1960ties Hungary was not really a fun place to live. The country
was recovering from the 1956 uprising and the communist government
cracked down heavily on any form of dissent. When a particularly
violent murder is committed in the small provincial town
of Martfü, people are reluctant to talk and the police have every
interest in catching the killer. Fortunately for Inspector Bota, a suspect
named Akos Reti is arrested, soon followed by his signed confession.
Yet, seven years later, Reti claims his innocence to everyone who
wants to hear it, while a new series of bloody murders shake the
region. The method seems identical, but the authorities are still as
reluctant in dealing with the case as before. Inspector Bota has to
cover his political flanks left and right and can’t even count on his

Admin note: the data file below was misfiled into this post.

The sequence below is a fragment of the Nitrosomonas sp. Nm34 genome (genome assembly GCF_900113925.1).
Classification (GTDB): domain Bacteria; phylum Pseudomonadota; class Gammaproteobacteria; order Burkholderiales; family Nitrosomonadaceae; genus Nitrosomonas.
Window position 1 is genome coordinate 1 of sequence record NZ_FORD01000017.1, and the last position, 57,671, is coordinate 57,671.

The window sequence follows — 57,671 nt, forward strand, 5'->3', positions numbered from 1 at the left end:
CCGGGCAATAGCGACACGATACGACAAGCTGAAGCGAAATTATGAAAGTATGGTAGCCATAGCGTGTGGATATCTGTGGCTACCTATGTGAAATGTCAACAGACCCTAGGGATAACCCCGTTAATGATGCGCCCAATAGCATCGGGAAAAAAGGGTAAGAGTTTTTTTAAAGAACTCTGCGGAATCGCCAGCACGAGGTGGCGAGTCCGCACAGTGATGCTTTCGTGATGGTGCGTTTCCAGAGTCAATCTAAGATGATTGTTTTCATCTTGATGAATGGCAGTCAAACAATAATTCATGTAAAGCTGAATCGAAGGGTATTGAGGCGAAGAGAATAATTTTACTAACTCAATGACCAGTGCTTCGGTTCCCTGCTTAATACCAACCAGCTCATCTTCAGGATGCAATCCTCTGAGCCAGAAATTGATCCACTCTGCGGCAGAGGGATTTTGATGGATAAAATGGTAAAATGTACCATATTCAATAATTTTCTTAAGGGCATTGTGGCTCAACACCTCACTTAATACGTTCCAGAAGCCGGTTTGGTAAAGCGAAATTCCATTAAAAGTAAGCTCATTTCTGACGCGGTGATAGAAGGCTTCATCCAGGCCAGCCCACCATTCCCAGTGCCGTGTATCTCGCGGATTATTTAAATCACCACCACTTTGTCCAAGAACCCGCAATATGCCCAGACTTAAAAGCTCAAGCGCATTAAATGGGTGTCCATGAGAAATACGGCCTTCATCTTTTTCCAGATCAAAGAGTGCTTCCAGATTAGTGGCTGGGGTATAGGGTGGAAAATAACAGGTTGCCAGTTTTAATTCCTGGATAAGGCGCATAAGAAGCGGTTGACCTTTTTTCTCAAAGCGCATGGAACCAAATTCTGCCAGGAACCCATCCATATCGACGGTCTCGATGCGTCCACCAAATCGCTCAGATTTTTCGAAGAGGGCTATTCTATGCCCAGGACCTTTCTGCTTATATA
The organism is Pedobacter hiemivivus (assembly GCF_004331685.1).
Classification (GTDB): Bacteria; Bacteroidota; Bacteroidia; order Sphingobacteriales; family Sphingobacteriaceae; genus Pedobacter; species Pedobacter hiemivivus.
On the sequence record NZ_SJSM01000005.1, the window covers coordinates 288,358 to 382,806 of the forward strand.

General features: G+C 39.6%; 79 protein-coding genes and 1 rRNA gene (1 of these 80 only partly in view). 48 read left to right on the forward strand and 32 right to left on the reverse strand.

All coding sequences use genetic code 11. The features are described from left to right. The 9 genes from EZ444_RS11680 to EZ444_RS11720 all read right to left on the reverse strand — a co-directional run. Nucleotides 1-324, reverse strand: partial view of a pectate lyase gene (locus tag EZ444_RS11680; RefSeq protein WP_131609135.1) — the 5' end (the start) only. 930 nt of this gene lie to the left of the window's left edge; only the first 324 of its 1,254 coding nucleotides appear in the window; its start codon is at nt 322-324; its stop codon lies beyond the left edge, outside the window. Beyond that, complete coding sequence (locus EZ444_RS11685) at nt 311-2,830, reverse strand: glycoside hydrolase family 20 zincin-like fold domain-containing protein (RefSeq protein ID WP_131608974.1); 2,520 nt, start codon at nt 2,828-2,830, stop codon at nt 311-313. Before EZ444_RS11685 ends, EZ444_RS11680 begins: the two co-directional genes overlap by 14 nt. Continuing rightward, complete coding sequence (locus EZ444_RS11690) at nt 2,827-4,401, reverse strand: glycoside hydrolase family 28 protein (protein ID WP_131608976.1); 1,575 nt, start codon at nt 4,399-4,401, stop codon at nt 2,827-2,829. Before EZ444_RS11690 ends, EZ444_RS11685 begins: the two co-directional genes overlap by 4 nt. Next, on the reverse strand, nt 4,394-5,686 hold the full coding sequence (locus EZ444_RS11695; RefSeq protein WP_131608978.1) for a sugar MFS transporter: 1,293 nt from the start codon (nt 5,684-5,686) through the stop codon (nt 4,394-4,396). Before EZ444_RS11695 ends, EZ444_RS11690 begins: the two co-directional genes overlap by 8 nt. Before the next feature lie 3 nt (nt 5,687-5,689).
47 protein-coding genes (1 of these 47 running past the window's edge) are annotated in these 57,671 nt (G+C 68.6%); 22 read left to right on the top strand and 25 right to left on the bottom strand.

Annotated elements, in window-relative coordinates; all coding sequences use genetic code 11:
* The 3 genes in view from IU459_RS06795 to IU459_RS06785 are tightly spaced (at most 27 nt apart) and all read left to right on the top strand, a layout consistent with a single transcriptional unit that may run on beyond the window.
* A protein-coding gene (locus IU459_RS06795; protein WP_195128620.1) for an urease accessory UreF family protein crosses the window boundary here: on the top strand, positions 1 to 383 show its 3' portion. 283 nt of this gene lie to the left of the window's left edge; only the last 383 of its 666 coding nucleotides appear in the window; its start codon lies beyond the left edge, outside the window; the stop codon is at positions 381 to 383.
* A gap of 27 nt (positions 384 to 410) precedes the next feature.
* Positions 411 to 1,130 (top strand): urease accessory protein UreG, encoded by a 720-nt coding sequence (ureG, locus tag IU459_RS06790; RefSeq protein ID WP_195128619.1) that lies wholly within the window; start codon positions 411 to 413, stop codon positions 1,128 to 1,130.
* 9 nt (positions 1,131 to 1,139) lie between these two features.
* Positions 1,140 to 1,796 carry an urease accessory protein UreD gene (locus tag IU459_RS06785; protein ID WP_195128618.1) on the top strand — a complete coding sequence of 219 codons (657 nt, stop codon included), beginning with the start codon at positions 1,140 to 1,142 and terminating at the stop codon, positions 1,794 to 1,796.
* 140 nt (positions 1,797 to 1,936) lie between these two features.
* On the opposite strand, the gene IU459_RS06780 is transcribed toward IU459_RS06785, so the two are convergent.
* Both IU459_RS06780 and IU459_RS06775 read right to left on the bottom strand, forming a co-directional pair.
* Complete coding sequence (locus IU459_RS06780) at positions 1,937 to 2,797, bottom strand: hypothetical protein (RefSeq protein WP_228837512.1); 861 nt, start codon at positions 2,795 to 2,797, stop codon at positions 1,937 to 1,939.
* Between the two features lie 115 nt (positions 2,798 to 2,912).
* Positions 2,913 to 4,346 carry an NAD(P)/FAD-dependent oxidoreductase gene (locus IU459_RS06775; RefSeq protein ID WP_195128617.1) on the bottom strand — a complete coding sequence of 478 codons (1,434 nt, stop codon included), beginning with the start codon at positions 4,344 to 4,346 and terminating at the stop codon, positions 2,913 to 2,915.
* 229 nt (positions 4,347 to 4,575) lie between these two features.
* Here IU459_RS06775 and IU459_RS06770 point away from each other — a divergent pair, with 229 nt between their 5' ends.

own department for help.
The new film by Arpad Sopsits (Heavenly Shift, BIFFF 2014) is not
only a huge success at the local box office despite being rated PG-
18, but also the big winner at the Hungarian film awards (Best Film,
Best Directing, Best DOP, Best Female Actor, Best Editing, Best Visual
Design, Best Costumes, Best Music and Best Make-Up Artist). Even
more amazing is that the movie’s inspired by a true story. Sopsits
doesn’t make any concession with the graphic violence and provides
Strangled with a hard hitting political context.

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